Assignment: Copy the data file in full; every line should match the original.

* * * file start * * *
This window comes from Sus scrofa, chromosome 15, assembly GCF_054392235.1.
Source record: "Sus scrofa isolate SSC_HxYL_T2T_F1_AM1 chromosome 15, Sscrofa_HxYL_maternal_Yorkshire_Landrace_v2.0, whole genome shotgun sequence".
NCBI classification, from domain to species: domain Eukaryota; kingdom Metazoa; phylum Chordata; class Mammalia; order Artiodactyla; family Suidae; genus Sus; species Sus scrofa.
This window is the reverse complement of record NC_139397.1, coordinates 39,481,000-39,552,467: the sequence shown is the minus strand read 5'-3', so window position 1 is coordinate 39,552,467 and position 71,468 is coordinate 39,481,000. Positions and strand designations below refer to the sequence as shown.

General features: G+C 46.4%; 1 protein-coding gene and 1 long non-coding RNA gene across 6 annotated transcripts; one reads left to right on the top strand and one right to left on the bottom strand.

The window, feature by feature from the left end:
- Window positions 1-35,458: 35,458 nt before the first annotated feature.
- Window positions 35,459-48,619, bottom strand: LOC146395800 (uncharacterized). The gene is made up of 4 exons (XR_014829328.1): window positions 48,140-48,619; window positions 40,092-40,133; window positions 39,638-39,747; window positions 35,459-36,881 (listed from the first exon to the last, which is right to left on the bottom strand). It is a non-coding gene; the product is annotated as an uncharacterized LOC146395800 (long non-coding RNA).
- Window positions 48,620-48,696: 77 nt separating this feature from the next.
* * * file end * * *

This window comes from Sus scrofa, chromosome 15, assembly GCF_054392235.1.
Source record: "Sus scrofa isolate SSC_HxYL_T2T_F1_AM1 chromosome 15, Sscrofa_HxYL_maternal_Yorkshire_Landrace_v2.0, whole genome shotgun sequence".
NCBI classification, from domain to species: domain Eukaryota; kingdom Metazoa; phylum Chordata; class Mammalia; order Artiodactyla; family Suidae; genus Sus; species Sus scrofa.
This window is the reverse complement of record NC_139397.1, coordinates 39,481,000-39,552,467: the sequence shown is the minus strand read 5'-3', so window position 1 is coordinate 39,552,467 and position 71,468 is coordinate 39,481,000. Positions and strand designations below refer to the sequence as shown.

General features: G+C 46.4%; 1 protein-coding gene and 1 long non-coding RNA gene across 6 annotated transcripts; one reads left to right on the top strand and one right to left on the bottom strand.

The window, feature by feature from the left end:
- Window positions 1-35,458: 35,458 nt before the first annotated feature.
- Window positions 35,459-48,619, bottom strand: LOC146395800 (uncharacterized). The gene is made up of 4 exons (XR_014829328.1): window positions 48,140-48,619; window positions 40,092-40,133; window positions 39,638-39,747; window positions 35,459-36,881 (listed from the first exon to the last, which is right to left on the bottom strand). It is a non-coding gene; the product is annotated as an uncharacterized LOC146395800 (long non-coding RNA).
- Window positions 48,620-48,696: 77 nt separating this feature from the next.